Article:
En cuanto al perfil de los miembros, la mayoría de los testigos de Jehová son personas sin estudios superiores (la educación superior no es bienvenida en la organización). En las reuniones solo el 20% son hombres. El resto son mujeres jóvenes, mujeres con niños y ancianas, menciona Shiriáyev. El matrimonio civil está prohibido y los matrimonios con personas ajenas a la organización no están bien vistos.
      La fuga
      La escapada de este ciudadano ruso fue radical: simuló su muerte. Dejó una nota de despedida señalando que había seguido el camino de su padre (que se suicidó tres años atrás) y se esfumó. Se fue a su casa de campo con un magnetófono, una manta y una lancha neumática. Tras encontrar la embarcación en un sótano entre basura, sus familiares se dieron cuenta de que Shiriáyev estaba vivo e iniciaron su búsqueda a nivel federal.
      El hombre pasó nueve meses de vida ordinaria, utilizando su pasaporte en los nuevos puestos de trabajo que desempeñó y no fue consciente de que lo buscaran. Lo encontraron por casualidad en un puesto de control en la región de Amur, cuando fue detenido probablemente al sospecharse de que había participado en saqueos en unas aldeas que sufrieron inundaciones.
      Desde entonces dejó de ser objeto de búsquedas. "Nadie –ni mi mujer, ni los decanos– se esforzó en encontrarme", señaló Shiriáyev. Solo un amigo suyo, extestigo también, trató de avanzar en su búsqueda. "Así me di cuenta de que no tenía amigos", explicó el prófugo.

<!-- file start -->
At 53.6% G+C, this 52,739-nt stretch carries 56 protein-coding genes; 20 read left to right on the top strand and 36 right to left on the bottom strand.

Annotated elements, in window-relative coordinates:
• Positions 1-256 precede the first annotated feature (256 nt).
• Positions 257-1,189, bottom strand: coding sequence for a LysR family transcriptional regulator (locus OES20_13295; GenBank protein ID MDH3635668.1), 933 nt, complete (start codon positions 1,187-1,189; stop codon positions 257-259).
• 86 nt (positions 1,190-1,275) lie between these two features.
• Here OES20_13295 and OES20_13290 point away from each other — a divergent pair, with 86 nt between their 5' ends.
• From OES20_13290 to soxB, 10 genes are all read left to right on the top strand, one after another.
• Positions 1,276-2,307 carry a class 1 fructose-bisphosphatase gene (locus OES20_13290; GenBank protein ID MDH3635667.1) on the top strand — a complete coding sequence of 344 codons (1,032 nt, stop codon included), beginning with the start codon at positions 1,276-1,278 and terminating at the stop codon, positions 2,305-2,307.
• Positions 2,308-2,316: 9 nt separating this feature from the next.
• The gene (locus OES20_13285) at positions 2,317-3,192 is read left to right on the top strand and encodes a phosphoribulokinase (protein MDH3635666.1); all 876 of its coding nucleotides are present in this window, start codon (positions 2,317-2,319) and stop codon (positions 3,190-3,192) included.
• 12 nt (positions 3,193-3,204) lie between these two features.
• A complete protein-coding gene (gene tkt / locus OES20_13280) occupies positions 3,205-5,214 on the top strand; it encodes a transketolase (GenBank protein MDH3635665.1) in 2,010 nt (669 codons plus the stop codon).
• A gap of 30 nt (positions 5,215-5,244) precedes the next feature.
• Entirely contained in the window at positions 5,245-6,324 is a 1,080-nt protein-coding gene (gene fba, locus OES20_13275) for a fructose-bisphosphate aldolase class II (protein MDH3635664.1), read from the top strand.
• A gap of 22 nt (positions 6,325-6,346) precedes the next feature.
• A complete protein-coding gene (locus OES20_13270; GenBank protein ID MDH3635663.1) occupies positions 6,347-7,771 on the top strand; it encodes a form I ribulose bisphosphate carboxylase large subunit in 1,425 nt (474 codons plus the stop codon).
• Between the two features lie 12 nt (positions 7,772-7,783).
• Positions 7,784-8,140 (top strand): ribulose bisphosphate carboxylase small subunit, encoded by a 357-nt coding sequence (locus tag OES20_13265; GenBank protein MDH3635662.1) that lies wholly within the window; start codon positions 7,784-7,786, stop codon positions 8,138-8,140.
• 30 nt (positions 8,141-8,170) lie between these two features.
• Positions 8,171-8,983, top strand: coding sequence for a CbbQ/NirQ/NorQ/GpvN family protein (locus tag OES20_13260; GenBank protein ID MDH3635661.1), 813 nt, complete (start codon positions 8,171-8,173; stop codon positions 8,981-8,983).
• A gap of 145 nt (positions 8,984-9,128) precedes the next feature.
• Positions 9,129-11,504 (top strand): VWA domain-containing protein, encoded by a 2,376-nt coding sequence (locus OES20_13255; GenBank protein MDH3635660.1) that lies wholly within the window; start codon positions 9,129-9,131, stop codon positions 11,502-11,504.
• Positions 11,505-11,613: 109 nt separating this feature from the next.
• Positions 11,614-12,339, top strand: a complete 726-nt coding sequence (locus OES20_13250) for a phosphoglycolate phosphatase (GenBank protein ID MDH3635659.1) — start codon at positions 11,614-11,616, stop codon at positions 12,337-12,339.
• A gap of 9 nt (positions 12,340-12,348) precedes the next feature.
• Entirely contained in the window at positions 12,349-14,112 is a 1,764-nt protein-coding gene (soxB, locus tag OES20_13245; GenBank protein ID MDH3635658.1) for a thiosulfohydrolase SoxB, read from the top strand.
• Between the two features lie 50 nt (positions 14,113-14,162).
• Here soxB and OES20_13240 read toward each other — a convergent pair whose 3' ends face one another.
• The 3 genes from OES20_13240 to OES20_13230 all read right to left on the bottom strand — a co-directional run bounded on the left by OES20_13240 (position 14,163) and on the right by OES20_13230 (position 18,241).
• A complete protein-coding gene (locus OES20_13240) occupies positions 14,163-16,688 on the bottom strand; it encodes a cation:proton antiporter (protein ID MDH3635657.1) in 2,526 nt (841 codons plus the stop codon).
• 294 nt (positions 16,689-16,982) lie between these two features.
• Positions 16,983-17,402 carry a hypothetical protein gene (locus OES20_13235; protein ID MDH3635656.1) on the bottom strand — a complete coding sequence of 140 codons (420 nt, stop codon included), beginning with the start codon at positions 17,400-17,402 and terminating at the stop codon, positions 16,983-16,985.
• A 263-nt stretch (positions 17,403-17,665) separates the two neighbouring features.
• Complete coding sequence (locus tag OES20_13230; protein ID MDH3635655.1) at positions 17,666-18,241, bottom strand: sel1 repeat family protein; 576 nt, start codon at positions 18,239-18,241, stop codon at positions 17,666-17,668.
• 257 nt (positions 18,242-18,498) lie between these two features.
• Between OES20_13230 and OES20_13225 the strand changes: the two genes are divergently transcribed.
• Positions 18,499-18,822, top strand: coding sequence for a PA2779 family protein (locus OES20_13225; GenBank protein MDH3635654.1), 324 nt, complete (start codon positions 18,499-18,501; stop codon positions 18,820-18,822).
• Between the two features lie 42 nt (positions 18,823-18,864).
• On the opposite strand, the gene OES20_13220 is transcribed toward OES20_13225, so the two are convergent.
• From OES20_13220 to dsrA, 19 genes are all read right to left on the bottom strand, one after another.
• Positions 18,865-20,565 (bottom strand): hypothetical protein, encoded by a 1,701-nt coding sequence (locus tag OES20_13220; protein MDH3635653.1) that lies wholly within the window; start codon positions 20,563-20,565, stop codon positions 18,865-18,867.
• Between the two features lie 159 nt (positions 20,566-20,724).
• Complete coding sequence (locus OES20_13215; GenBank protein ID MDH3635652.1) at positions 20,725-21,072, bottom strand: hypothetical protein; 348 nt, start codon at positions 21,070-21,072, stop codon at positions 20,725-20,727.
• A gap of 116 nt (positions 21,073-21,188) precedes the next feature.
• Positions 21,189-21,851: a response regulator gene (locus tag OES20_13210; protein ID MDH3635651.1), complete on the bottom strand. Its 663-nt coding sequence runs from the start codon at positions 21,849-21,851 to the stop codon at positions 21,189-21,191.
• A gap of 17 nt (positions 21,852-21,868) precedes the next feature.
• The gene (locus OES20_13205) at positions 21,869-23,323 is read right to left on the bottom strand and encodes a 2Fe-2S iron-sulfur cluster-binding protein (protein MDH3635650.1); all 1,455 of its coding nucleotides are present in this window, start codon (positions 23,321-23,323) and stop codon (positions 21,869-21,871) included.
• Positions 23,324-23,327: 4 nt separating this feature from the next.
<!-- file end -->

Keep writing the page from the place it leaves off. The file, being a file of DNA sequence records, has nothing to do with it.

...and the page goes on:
La expulsión
      Shiriáyev constató de manera escrita que ya no quería seguir siendo testigo de Jehová y se presentó a la reunión de la secta donde la noticia fue anunciada oficialmente con un traje de boda para celebrarlo. Paralelamente, su matrimonio fracasaba.
      Una vez al año acude a la celebración anual de los testigos, la Conmemoración de la muerte de Jesús o Cena del Señor, con una cazadora que lleva la inscripción 'apóstata abyecto'. "Los que me conocen se apartan de mí de un salto: ¿cómo puede salvarse un renegado? Pero para mí es una actuación anual", explica Shiriáyev. Entre las ventajas de su membresía en los testigos de Jehová señala las destrezas adquiridas en en el terreno de la comunicación y los discursos públicos y que ha aprendido a vivir con modestia.
      El viaje
      El 27 de octubre de 2012 Shiriáyev abandonó su casa y empezó a viajar haciendo autostop.
      Tras su viaje por Rusia, Ucrania y Bielorrusia ha visitado numerosas ciudades. De las 1.122 localidades rusas que planea visitar ya ha estado en 360 de ellas. Se ha hecho agnóstico, viaja con una mochila que pesa 20 kilos y no cuenta con patrocinadores influyentes: utiliza sus propios medios para cubrir los gastos. Trabaja de obrero, de vez en cuando recibe alimentos, ropa y otras donaciones de desconocidos y pasa las noches básicamente en sitios donde no tiene que pagar la estancia: en casas de otros viajeros, monasterios o paradas de transporte. Su viaje de cinco años todavía no ha terminado y no tiene claro qué le deparará el futuro.
      https://actualidad.rt.com/actualidad/221714-testigo-jehova-huir-viajar-rusia
    • By Jack Ryan
      Crisis of Conscience is a book written by a former member of the Governing Body, Raymond Franz
       
       
    • Guest Nicole